Metropolitan Theatre-1939

The same perspective showing the badly damaged buildling in 1945.

Popular variety television show hosted by Ms. Vilma Santos in the 1980′s to early 1990′s aired on GMA channel 7 provided the entertainment every Friday to the crowd . While several top Filipino celebrities made their debut at the grand dame, Its condition deteriorated in the ’90s due to several factors . First is the  water seepage  on Met’s roofing , Second is the strong  Bagyong Rosing  ( Typhoon Angela) which hit the capital city in November 1995 causing further destruction on the theater’s outer roofing.

The Met fell further into decay and finally closed down in 1996 following a long-running dispute between the Government Service Insurance System and the City of Manila over its ownership and management. On June 23, 2010, then-president Gloria Macapagal-Arroyo and Manila Mayor Alfredo Lim re-opened the theater after extensive renovations.

Metropolitan Theater – 2006

Metropolitan theater-rear view 2006

So, what’s in store for the future of the grand Metropolitan ? Can it be grand once again, adorned with posters of coming attractions of plays, operas, concerts or even be a venue for films ? Wouldn’t it be a great venue for a Manila International Film Festival ? Ah, so many possibilities, let’s just not let it die another faded memory. Please view the slideshow below for recent photos of this beautiful example of art deco architecture.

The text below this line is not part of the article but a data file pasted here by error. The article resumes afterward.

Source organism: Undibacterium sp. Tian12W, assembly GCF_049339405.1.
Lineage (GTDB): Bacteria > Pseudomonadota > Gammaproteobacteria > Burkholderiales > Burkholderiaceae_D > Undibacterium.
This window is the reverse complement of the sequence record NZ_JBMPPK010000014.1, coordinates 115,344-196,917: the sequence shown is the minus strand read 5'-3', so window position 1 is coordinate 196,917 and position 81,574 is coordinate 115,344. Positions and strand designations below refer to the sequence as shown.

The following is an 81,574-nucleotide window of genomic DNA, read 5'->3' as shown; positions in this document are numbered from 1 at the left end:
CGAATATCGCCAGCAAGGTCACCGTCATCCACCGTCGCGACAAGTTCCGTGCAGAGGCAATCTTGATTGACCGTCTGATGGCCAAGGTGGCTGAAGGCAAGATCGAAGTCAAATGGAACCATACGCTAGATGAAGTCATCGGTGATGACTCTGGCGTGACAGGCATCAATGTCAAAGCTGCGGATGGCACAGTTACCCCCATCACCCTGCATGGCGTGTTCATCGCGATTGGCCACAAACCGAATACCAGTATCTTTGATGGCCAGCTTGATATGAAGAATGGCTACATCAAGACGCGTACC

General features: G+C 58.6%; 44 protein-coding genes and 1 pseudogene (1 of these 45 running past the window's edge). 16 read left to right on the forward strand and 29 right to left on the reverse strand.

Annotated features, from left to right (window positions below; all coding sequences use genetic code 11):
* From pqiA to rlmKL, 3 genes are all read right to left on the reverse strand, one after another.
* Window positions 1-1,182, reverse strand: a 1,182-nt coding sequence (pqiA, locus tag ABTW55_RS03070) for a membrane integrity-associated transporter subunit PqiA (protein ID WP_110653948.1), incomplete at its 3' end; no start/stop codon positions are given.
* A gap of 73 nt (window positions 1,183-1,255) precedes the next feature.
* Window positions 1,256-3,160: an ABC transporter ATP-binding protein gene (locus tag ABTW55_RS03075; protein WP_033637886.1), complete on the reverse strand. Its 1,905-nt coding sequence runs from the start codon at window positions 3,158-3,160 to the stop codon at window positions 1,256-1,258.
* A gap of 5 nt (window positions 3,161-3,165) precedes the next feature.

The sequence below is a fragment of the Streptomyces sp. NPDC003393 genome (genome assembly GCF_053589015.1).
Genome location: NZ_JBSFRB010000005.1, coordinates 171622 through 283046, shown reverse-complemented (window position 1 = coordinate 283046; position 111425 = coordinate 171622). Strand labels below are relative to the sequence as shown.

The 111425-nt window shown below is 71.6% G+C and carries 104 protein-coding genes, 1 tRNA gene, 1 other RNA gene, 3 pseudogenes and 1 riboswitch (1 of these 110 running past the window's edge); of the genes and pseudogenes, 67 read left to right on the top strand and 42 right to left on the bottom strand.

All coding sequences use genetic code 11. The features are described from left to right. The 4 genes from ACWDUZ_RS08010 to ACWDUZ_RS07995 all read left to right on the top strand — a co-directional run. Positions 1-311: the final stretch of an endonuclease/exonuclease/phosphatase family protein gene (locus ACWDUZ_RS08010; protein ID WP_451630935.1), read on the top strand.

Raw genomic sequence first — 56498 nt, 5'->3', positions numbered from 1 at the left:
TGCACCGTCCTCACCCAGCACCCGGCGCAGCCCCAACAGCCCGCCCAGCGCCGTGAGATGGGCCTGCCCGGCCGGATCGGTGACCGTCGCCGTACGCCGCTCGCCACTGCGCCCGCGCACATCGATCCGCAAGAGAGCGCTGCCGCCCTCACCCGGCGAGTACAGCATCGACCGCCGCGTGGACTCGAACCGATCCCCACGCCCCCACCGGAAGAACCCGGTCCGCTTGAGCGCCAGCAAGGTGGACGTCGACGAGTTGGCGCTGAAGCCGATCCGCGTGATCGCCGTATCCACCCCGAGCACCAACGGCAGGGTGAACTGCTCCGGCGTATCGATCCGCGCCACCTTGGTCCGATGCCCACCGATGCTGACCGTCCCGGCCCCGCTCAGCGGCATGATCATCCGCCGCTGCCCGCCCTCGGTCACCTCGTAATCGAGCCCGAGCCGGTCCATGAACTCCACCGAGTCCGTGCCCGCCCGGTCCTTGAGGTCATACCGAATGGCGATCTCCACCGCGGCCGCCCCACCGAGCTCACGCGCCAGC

Update: January 6, 2014 –
INSIDE THE CREEPY MANILA METROPOLITAN THEATER
new photos of the Metropolitan Theater , sadly still in a dilapidated state.
http://roadworthyman.com/2012/10/31/inside-the-creepy-manila-metropolitan-theater/

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32 Responses to The Metropolitan Theater – Art Deco Style

  1. jovanyponce says:

    good day sir, would you please post next for the Post Office Building and The Manila City Hall? among my favorite landmarks.Thank You Very Much.

  2. JIMMY CHUA says: